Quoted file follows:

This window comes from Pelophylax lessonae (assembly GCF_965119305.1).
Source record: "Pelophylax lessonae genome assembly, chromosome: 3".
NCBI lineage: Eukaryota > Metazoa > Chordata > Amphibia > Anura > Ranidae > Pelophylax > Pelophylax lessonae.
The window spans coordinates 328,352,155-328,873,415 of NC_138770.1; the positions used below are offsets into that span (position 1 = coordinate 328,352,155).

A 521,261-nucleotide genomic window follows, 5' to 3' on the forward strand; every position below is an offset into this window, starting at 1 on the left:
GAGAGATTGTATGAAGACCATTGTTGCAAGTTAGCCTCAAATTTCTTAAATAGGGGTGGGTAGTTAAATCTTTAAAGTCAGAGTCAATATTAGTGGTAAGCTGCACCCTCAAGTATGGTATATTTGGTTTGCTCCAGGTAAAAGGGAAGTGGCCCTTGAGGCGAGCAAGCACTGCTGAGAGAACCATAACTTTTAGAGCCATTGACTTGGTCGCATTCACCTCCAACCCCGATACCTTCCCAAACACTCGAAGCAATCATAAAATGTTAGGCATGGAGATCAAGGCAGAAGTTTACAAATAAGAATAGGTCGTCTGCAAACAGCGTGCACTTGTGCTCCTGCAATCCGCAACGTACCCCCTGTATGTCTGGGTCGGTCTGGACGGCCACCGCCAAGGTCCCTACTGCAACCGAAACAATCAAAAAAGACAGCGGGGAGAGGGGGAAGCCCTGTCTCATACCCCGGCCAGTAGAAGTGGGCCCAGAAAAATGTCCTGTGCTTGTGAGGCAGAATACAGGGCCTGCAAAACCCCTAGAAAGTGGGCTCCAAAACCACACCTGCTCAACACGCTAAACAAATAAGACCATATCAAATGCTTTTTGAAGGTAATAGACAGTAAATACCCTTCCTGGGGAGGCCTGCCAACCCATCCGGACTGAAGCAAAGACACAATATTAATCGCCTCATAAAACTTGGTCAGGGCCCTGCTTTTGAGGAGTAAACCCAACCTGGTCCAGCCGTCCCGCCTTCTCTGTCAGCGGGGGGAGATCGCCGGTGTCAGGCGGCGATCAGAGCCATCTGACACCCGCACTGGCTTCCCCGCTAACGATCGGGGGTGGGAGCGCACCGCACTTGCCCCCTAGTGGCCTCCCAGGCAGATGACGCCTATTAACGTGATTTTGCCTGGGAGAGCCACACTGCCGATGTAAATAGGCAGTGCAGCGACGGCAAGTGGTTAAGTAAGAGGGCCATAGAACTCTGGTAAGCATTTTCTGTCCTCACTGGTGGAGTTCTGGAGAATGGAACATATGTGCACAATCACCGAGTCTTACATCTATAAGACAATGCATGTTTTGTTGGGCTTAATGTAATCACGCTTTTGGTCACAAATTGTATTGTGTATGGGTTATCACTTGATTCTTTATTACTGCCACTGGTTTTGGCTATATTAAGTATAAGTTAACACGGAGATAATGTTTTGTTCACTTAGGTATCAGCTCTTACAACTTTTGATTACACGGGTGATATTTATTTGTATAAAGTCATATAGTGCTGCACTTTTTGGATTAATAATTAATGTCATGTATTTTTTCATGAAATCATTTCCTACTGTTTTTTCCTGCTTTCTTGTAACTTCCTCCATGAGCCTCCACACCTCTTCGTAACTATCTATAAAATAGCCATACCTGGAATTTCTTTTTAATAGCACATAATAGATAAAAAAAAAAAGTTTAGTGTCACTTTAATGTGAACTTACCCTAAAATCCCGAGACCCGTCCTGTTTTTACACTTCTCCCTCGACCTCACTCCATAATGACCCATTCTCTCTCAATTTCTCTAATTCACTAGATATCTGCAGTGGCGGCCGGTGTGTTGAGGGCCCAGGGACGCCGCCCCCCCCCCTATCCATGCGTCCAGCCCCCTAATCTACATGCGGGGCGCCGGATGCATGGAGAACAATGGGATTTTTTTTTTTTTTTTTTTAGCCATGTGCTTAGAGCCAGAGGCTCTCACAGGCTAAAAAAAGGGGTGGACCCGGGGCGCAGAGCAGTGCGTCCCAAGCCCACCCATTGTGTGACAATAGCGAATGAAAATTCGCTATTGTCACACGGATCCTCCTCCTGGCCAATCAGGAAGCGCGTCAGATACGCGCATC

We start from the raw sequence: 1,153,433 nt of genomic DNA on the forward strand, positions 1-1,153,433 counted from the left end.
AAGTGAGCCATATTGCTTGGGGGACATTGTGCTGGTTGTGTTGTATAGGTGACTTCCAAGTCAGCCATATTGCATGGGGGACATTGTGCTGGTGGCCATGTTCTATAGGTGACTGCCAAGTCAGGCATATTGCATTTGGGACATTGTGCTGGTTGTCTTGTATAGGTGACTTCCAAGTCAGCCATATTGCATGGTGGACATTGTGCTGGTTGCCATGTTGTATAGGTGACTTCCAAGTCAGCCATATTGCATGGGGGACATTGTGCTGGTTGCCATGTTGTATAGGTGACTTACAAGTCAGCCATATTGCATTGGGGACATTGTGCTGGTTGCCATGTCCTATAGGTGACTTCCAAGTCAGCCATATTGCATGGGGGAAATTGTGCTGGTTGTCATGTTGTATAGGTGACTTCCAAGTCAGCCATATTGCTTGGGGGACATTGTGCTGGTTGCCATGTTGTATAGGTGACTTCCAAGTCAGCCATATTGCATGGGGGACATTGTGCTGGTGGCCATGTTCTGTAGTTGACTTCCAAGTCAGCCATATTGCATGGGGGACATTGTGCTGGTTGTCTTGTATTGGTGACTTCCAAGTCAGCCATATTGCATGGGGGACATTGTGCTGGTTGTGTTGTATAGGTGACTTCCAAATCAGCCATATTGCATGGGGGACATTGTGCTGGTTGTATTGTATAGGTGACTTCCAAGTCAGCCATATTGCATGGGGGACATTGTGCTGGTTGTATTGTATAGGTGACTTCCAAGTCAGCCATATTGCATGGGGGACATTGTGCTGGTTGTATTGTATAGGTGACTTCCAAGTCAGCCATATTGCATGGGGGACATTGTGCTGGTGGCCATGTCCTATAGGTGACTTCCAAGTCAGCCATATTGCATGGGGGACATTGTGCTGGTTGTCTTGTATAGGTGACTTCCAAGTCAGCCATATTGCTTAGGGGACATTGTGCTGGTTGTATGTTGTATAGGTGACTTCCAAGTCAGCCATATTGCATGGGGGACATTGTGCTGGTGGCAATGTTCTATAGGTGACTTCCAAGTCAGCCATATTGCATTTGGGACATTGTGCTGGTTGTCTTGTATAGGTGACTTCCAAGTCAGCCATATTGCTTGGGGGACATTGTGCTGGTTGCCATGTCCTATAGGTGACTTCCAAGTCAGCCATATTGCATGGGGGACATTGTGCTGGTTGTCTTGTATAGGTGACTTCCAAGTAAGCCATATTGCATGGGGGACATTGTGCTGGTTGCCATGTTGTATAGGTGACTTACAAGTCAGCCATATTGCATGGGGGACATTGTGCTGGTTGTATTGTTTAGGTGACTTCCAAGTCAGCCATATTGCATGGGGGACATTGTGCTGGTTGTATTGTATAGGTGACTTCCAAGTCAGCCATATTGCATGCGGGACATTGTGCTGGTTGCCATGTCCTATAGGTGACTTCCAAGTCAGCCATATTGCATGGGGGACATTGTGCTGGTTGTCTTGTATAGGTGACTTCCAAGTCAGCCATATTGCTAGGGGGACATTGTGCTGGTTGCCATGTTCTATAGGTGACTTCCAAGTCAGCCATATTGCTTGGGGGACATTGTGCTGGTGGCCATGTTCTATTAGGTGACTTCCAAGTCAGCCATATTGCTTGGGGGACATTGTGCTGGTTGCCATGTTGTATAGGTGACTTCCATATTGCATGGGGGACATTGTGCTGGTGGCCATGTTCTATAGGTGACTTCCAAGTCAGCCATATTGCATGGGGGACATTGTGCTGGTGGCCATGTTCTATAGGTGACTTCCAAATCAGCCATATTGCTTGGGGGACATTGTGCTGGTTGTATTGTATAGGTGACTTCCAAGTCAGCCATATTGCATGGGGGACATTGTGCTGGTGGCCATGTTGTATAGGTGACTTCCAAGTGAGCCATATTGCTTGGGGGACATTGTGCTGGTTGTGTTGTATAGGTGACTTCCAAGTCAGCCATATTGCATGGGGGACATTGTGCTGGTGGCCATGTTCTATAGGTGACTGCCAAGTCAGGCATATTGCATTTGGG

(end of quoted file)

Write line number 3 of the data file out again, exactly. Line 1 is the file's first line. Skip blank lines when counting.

NCBI lineage: Eukaryota > Metazoa > Chordata > Amphibia > Anura > Ranidae > Pelophylax > Pelophylax lessonae.